I’ve put in some time lately talking about what internet marketing is not. I thought I’d take a crack what internet marketing is, for a change. Internet marketing’s driven by three principles that are often in tension:
Note that I didn’t say The three principles of internet marketing. These are principles of internet marketing. But I’m sure you’ll come up with others.
I’ve got a different take on discoverability than most. Yes, it’s about being found. But it’s not about people finding your site. It’s about people finding the first breadcrumb trail pointing to your site. That’s what separates discoverability from visibility (see the next principle).
People have to find you, first and foremost. If they can’t, you’re wearing a tux in an empty room. You have potential customers out there. They’re looking for value. Maybe they want to buy from you, or hire you, right now. Maybe they just need an answer, or some advice. If you provide it, they remember you.
But, they gotta find you, before they find you. That’s discoverability. It’s like some kind of Dr. Who time loop thingy where he goes back in time to tell himself what he’s supposed to do, so that he’ll know what to do, so that he goes back in time…
Discoverability is your presence, projected across the web: On Facebook, Twitter, search engines and whatever else folks come up with. It’s also folks’ experiences with your brand, and how they pass along/amplify their feelings after those interactions.
Discoverability comes from:
- Search engine optimization (SEO)
- Pay per click (PPC)
- Social media
- Content marketing
- Great messaging
- A community that loves you
Build a path to your door, and you’ve got discoverability.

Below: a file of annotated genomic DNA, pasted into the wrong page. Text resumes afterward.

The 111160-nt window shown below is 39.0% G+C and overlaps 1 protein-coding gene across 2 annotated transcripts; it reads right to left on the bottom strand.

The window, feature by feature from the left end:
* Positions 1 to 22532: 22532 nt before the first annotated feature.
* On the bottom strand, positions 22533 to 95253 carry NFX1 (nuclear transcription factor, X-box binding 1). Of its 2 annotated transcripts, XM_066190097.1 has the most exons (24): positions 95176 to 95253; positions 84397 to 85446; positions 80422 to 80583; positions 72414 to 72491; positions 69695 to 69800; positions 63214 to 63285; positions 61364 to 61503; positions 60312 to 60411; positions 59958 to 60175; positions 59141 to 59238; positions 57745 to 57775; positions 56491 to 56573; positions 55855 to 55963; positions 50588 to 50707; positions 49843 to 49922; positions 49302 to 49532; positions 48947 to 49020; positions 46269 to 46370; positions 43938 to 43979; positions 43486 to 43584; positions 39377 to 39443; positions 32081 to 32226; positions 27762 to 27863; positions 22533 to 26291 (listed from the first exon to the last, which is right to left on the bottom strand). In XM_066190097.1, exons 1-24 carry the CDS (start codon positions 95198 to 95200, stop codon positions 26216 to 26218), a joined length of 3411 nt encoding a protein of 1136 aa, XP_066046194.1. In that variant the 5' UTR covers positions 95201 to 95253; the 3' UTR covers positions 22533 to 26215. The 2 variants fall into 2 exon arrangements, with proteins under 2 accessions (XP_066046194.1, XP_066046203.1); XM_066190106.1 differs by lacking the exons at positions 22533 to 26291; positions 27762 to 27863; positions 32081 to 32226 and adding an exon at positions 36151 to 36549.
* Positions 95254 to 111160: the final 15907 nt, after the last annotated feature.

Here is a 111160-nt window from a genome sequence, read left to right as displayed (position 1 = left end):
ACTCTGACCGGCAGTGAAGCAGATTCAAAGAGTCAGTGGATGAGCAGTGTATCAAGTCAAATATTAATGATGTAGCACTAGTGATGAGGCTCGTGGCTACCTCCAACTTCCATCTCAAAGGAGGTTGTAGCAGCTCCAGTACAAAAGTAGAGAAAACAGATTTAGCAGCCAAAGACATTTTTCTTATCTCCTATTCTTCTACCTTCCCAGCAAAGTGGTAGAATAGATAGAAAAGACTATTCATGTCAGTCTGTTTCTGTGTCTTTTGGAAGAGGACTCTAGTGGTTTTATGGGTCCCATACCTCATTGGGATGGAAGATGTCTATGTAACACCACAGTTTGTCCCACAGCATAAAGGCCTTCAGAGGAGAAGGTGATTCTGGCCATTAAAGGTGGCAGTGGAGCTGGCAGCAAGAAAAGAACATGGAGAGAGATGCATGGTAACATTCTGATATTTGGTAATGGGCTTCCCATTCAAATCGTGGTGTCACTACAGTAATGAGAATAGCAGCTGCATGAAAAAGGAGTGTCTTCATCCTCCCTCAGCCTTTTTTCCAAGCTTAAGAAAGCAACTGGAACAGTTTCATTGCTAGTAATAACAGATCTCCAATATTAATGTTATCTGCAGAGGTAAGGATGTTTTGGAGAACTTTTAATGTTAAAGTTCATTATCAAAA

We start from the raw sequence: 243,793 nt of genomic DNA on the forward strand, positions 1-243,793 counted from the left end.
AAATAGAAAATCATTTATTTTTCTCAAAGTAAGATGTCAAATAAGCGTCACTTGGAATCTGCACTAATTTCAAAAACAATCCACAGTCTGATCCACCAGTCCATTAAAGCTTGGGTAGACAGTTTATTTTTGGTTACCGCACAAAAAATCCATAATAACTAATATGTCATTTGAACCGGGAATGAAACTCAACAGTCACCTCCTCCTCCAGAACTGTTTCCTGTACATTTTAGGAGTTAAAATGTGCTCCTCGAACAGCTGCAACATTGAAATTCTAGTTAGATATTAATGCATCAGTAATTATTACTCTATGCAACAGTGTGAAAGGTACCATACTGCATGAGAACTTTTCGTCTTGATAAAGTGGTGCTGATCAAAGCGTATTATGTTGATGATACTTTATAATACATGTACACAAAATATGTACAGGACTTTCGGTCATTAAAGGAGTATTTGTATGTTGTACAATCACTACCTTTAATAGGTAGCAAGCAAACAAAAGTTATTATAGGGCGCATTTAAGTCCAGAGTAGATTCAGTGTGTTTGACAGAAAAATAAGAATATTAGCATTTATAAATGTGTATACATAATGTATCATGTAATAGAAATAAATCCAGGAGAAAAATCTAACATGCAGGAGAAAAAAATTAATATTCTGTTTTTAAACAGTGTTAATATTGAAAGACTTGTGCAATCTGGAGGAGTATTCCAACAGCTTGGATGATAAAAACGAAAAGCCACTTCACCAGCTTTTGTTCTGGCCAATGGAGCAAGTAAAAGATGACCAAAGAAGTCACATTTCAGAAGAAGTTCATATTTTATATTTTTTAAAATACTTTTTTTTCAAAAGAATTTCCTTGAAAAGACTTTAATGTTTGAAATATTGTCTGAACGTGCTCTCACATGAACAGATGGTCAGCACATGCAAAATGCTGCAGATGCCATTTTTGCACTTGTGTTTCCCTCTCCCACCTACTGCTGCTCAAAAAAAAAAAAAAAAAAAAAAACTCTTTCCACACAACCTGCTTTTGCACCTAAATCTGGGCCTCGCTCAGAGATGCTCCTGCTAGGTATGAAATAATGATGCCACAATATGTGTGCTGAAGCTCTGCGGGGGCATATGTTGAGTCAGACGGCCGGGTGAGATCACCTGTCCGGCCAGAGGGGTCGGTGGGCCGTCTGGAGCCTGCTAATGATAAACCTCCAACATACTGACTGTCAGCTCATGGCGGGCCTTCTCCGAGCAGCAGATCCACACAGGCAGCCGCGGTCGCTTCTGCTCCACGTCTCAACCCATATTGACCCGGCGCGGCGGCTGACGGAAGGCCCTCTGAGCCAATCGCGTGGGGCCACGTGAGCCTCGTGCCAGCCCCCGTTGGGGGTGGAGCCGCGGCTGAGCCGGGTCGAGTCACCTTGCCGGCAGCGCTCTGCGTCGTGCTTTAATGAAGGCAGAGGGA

A lot of folks assume this is 100% of internet marketing. It’s not – read on…
What folks do when they get on that path is all about visibility. Say I need help changing a bicycle tire. I go and search for “Changing ridiculously tight road bike tires.” Up pops 10 different sites. But of those 10, 1 catches my eye. All 10 were discoverable. One is visible:
Visibility drives more than search, though. It’s a core marketing concept. Check out these Facebook ads. Which one grabs your attention?
It’s not a trick question. At different times, different ads are more visible to you. Me and Rush, we’re buds (no), but I’m not going to click that one. AppSumo jumps out at me because I know the site. And ‘Become a web developer’ grabs my attention because the guy is looking right at me. But aside from AppSumo, none of these ads are particularly well-targeted, so none are that visible to me.
And that’s what visibility is about: Targeting, or, as I used to say, “Dressing appropriately.”
Visibility is driven by:
- Targeting: Put the right message in front of me, when I need it.
- Usability and navigation: If I find you in a search result, but then can’t find what I need on your site, you’re discoverable but lack immediate value. So you lack visibility.
- Call to action: Tell me what to do!
Discoverability gets you seen. Discoverability + Immediate value = Visibility. That gets you a response.
I discovered you. You’re visible. I click. Now what?
Density provides the ‘now what’.
HAH. I bet you expected something like ‘virality’ or ‘contagiousness’, didn’t you! I tried those, and they didn’t fit. So density it is.
Visibility and Density are always in tension. Visibility demands that certain messages stand out. That’s hard to do if you’re putting 100% of your information in front of the user the first time they see you. So you have to layer information, letting folks learn as they go. Density lets me drill down and learn more, when and how I want to. Apple does density on their iPad page:
I can stick with the top and just learn a little. Or I can scroll down and learn more. And then I can click and learn even more.
Density comes from:
- Information architecture
- A great design
- Great writing
- Not design/architecture by committee
- Providing knowledge, rather than information
Density is what folks want to find when they dig deeper, wherever they start. A Facebook brand page with one update a week is not dense. A software website that tells me only 10% of the feature set and asks me to sign up for a demo is not dense, either.
But a brand page that keeps me up-to-date, or a software site that lets me explore as much as I want before I pick up the phone are great.
Density = Knowledge availability. If the stuff I need is available when I’m ready, the immediate value you sent my way turns into lasting value. You’ve won a customer.
Discoverability gets you seen.
Discoverability + Immediate value = Visibility.
Visibility + Knowledge availability = Density.
Discoverability + Visibility + Density = Customers.
What would you add?